“Participation on transportation platforms declines sharply in the weeks leading up to a family receiving a first direct payroll deposit from a new employer from a peak of 1.1% seven weeks before the first direct deposit to 0.69% after the first direct deposit,” the report said.
High rates of turnover for ride-share drivers has been interpreted by some to mean it’s proved to be a bad financial decision for many drivers. “However, our findings imply that one function driving through the online platform economy may play is to bridge a gap between jobs.”
Transportation platform participation rates increase to 0.74% from 0.43% for families receiving unemployment insurance benefits — an increase of 72%, it said. Participation rates on selling platforms increase to 0.28% from 0.22% — an increase of 27%.
The report, “Bridging the Gap: How Families Use the Online Platform Economy to Manage their Cash Flow,” said tax refunds and tax payments don’t impact participation by families in such apps, “other than a minor dip in driver participation in the week when a tax refund is received.”
Men are also more likely to turn to these services than women after losing a job, the data suggest. Regardless of gender, however, people are most likely to drive rather than work for other apps such as odd-jobs services like TaskRabbit.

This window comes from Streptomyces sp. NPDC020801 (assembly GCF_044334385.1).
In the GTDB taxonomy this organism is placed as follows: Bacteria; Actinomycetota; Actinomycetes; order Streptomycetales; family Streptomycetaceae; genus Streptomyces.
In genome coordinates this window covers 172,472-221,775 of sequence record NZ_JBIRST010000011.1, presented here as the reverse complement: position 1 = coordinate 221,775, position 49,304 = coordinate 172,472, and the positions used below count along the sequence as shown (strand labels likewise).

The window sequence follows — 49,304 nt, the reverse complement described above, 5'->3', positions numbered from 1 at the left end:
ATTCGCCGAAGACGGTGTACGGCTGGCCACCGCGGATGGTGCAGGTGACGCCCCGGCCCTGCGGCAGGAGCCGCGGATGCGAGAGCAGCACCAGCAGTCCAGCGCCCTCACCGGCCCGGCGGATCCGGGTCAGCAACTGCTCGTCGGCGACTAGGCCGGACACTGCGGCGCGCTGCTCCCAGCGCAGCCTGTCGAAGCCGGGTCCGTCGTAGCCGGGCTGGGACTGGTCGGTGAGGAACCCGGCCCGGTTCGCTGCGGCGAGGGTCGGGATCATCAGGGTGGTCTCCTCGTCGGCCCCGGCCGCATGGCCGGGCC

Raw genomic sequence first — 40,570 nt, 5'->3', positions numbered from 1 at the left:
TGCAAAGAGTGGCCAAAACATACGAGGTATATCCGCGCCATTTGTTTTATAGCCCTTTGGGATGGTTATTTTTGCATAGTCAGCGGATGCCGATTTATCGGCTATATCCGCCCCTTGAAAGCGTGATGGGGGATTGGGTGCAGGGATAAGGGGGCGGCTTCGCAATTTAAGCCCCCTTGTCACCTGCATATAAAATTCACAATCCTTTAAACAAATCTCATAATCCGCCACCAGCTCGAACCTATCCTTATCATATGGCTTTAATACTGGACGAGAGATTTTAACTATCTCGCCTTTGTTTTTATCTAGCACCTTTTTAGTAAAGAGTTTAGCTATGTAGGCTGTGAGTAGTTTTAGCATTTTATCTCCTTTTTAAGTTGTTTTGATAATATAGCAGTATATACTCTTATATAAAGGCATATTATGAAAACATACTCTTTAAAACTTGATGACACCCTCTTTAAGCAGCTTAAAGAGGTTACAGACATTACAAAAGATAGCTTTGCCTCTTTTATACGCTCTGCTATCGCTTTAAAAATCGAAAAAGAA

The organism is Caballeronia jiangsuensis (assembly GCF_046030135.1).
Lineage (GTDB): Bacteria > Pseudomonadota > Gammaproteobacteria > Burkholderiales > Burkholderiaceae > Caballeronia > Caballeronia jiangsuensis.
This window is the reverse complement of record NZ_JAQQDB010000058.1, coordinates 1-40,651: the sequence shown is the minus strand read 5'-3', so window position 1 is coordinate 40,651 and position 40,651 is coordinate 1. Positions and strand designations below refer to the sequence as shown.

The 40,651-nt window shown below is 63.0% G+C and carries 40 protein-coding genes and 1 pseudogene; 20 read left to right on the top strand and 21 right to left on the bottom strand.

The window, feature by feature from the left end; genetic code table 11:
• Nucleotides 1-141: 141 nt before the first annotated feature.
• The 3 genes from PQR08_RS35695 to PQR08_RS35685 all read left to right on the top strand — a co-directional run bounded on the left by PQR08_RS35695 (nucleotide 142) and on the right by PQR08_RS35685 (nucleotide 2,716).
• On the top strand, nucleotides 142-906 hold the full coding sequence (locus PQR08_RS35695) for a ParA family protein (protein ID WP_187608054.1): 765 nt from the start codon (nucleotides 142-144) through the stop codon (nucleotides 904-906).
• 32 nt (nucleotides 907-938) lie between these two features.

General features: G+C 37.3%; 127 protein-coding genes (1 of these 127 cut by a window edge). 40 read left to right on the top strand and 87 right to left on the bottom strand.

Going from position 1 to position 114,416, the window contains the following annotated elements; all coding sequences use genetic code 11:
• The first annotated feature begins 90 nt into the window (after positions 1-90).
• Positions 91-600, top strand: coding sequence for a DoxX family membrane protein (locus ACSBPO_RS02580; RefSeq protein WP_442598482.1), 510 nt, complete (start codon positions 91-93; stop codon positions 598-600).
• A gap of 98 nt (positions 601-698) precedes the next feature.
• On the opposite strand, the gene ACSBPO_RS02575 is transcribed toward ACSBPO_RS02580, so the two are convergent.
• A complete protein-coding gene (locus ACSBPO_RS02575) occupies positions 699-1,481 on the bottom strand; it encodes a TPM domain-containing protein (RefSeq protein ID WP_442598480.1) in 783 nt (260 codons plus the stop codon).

Even as a full-time job option, men are more likely than women to drive for a ride-sharing service, an earlier study by careers website Jobvite found. One theory: some women may be less willing to drive a ride-sharing car, particularly at night, due to public-safety concerns.
Out of a sample of 39 million Chase checking accounts, the researchers tracked payments directed through 128 online platforms to 2.3 million families participating in the online sharing economy between October 2012 and March 2018.
Families typically earn $150 to $200 a week on these platforms following job loss, “a crucial shock absorber for financial volatility,” said Diana Farrell, president and CEO of the JPMorgan Chase Institute, adding that it’s “critical” to understanding how families use such apps.
Income volatility appears to be a persistent problem for many American families. Over one-third (34%) of households experienced a 25% or more change in income year-to-year between 2014 and 2015, according to an analysis by the Pew Charitable Trusts, a Philadelphia-based think tank.
Between 2013 and 2018, the average family experienced significant income swings — spikes or dips of more than 25% of their median income — five months out of the year, despite wage growth and low unemployment during, a separate analysis by the JPMorgan Chase Institute found.
The Bureau of Labor Statistics does not have an explicit definition for gig workers or a formal way of tracking them. It comes closest in the Contingent Worker Supplement survey, which studies “contingent workers” in temporary working arrangements that they don’t expect to last more than a year.
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